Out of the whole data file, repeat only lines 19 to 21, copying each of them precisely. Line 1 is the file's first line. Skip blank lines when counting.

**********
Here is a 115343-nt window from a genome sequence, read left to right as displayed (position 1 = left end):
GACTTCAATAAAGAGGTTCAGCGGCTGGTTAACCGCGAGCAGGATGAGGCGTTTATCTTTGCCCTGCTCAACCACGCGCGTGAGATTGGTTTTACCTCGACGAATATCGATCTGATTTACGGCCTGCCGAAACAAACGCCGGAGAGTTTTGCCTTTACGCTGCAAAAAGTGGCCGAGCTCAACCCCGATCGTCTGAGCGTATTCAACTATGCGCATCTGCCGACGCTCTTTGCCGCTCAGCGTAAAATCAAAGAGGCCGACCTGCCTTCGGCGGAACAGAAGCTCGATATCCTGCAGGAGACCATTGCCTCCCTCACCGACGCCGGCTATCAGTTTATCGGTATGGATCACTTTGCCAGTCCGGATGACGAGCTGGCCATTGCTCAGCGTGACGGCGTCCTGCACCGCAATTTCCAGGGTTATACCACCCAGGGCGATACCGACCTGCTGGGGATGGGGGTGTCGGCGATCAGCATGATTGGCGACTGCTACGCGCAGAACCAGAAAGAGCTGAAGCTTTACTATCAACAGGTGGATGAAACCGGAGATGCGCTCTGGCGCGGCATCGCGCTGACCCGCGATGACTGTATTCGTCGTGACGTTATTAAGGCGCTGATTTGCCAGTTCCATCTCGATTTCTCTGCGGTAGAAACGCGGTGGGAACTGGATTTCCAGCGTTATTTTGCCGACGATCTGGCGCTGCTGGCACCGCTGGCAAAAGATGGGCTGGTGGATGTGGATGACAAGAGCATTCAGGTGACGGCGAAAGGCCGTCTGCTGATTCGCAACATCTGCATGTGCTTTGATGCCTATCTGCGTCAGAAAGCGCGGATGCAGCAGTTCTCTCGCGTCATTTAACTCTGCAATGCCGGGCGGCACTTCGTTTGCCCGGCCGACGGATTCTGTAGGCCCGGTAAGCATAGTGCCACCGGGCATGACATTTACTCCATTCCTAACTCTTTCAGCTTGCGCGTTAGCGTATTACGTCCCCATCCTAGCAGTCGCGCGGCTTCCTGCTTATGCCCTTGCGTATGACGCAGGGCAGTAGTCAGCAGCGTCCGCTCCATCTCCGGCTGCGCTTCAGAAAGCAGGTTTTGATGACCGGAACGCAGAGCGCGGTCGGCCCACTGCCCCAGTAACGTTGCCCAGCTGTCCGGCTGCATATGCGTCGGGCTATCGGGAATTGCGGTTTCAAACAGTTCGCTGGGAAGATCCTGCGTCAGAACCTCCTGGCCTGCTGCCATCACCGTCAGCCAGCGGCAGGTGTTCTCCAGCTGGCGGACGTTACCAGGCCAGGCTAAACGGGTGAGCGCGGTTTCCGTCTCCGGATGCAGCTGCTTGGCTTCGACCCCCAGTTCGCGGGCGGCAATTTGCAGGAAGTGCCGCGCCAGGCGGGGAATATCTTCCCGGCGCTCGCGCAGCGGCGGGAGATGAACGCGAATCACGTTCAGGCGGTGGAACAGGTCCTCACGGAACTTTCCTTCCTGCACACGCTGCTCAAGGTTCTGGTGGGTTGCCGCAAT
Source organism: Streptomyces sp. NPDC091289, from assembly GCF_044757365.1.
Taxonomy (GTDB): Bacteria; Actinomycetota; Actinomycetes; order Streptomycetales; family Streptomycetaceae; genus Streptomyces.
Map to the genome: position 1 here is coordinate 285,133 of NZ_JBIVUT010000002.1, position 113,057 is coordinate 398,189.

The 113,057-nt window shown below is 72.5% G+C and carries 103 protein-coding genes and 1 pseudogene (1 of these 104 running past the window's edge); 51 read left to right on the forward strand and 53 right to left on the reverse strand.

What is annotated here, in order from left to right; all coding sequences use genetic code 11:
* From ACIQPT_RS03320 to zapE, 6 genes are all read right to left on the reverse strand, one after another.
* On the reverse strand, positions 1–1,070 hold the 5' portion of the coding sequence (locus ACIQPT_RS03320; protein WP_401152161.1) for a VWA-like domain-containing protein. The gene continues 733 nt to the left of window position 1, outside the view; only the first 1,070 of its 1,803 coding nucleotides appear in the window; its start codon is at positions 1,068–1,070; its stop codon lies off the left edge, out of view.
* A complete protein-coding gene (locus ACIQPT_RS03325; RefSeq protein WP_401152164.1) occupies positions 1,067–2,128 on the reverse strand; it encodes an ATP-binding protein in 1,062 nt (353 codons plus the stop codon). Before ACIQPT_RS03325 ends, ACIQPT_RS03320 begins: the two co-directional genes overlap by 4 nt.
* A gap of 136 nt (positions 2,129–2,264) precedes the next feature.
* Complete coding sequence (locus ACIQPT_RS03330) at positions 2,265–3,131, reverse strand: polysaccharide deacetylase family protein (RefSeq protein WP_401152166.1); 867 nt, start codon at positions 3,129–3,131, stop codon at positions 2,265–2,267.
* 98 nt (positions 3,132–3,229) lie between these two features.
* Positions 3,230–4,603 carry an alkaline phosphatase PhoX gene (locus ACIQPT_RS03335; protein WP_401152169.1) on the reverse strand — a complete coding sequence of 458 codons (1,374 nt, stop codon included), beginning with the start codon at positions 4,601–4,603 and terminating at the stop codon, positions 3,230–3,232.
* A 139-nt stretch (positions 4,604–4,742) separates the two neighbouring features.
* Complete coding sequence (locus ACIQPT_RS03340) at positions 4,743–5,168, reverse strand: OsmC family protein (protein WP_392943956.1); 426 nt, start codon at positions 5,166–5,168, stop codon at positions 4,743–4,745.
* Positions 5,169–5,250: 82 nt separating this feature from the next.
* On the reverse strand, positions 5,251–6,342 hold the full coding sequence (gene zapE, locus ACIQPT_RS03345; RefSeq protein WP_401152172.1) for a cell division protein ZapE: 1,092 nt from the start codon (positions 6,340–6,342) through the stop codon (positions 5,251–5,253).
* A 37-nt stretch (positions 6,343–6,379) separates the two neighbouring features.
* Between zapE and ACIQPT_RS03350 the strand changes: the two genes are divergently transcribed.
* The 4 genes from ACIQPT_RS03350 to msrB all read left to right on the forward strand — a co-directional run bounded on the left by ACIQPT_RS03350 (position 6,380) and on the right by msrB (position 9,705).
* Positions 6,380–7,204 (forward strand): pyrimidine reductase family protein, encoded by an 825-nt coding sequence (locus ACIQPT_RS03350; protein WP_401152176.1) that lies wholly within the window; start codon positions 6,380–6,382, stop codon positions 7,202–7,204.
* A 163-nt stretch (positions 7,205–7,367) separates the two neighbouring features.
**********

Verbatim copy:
* A 37-nt stretch (positions 6,343–6,379) separates the two neighbouring features.
* Between zapE and ACIQPT_RS03350 the strand changes: the two genes are divergently transcribed.
* The 4 genes from ACIQPT_RS03350 to msrB all read left to right on the forward strand — a co-directional run bounded on the left by ACIQPT_RS03350 (position 6,380) and on the right by msrB (position 9,705).